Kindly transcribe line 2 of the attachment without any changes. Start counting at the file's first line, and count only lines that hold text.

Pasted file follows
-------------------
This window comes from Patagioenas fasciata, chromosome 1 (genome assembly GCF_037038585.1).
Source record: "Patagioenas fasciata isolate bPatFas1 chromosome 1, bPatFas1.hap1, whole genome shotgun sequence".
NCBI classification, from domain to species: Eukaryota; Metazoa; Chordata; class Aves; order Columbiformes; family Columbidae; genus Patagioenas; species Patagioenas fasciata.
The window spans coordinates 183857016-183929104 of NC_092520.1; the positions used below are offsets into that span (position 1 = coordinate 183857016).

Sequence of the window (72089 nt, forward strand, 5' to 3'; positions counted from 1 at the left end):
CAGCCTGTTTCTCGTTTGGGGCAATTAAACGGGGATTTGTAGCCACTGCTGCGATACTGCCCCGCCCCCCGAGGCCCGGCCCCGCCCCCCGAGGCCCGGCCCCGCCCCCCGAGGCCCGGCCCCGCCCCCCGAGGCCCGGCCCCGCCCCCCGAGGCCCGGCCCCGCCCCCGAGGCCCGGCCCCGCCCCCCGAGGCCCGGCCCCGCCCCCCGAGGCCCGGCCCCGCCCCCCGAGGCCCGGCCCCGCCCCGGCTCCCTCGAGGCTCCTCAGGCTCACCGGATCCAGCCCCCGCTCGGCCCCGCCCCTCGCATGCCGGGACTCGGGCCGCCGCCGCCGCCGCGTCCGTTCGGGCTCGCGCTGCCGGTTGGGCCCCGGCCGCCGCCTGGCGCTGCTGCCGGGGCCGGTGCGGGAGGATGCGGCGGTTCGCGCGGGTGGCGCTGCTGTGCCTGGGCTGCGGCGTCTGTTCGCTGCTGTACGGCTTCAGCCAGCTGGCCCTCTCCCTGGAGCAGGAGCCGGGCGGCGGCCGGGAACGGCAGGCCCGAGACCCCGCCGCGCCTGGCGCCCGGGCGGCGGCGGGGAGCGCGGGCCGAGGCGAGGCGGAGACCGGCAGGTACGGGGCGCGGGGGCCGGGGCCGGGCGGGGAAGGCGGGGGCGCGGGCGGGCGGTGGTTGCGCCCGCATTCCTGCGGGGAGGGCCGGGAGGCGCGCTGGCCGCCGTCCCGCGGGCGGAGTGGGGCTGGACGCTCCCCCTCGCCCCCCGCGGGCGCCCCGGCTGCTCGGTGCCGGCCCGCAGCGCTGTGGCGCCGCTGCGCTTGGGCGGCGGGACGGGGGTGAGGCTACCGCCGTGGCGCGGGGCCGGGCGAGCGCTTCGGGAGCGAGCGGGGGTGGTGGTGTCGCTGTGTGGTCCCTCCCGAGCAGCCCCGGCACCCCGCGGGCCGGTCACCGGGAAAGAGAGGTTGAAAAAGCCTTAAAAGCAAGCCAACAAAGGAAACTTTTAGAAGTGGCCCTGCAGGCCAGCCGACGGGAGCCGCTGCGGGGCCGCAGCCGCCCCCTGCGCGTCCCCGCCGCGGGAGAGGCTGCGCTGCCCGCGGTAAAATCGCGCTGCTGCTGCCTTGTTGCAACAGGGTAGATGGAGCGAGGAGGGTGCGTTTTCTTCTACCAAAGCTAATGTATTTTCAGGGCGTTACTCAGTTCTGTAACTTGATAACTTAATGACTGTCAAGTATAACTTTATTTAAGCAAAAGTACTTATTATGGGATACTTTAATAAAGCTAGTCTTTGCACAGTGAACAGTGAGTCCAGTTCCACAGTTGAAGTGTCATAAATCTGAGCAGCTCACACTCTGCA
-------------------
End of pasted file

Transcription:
Source record: "Patagioenas fasciata isolate bPatFas1 chromosome 1, bPatFas1.hap1, whole genome shotgun sequence".